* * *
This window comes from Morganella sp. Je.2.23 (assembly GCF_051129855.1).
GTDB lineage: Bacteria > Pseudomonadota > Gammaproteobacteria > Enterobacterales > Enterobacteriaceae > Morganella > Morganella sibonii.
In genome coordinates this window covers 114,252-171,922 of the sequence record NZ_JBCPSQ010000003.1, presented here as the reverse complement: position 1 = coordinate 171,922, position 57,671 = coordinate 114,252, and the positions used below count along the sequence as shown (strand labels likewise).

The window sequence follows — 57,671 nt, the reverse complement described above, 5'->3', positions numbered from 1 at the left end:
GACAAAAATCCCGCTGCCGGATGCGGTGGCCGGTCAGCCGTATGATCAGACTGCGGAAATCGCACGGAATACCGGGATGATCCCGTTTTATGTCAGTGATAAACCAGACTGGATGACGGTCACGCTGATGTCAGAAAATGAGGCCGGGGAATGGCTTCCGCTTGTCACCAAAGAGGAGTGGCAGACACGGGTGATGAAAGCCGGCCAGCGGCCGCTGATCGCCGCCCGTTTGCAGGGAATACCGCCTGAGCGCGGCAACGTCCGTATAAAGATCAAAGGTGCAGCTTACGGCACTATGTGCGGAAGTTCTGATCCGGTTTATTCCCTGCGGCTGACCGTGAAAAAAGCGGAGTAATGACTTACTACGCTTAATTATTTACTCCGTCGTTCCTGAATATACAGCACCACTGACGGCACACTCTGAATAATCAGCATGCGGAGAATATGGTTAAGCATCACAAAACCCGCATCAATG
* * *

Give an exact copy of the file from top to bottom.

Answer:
This window comes from Morganella sp. Je.2.23 (assembly GCF_051129855.1).
GTDB lineage: Bacteria > Pseudomonadota > Gammaproteobacteria > Enterobacterales > Enterobacteriaceae > Morganella > Morganella sibonii.
In genome coordinates this window covers 114,252-171,922 of the sequence record NZ_JBCPSQ010000003.1, presented here as the reverse complement: position 1 = coordinate 171,922, position 57,671 = coordinate 114,252, and the positions used below count along the sequence as shown (strand labels likewise).

The window sequence follows — 57,671 nt, the reverse complement described above, 5'->3', positions numbered from 1 at the left end:
GACAAAAATCCCGCTGCCGGATGCGGTGGCCGGTCAGCCGTATGATCAGACTGCGGAAATCGCACGGAATACCGGGATGATCCCGTTTTATGTCAGTGATAAACCAGACTGGATGACGGTCACGCTGATGTCAGAAAATGAGGCCGGGGAATGGCTTCCGCTTGTCACCAAAGAGGAGTGGCAGACACGGGTGATGAAAGCCGGCCAGCGGCCGCTGATCGCCGCCCGTTTGCAGGGAATACCGCCTGAGCGCGGCAACGTCCGTATAAAGATCAAAGGTGCAGCTTACGGCACTATGTGCGGAAGTTCTGATCCGGTTTATTCCCTGCGGCTGACCGTGAAAAAAGCGGAGTAATGACTTACTACGCTTAATTATTTACTCCGTCGTTCCTGAATATACAGCACCACTGACGGCACACTCTGAATAATCAGCATGCGGAGAATATGGTTAAGCATCACAAAACCCGCATCAATG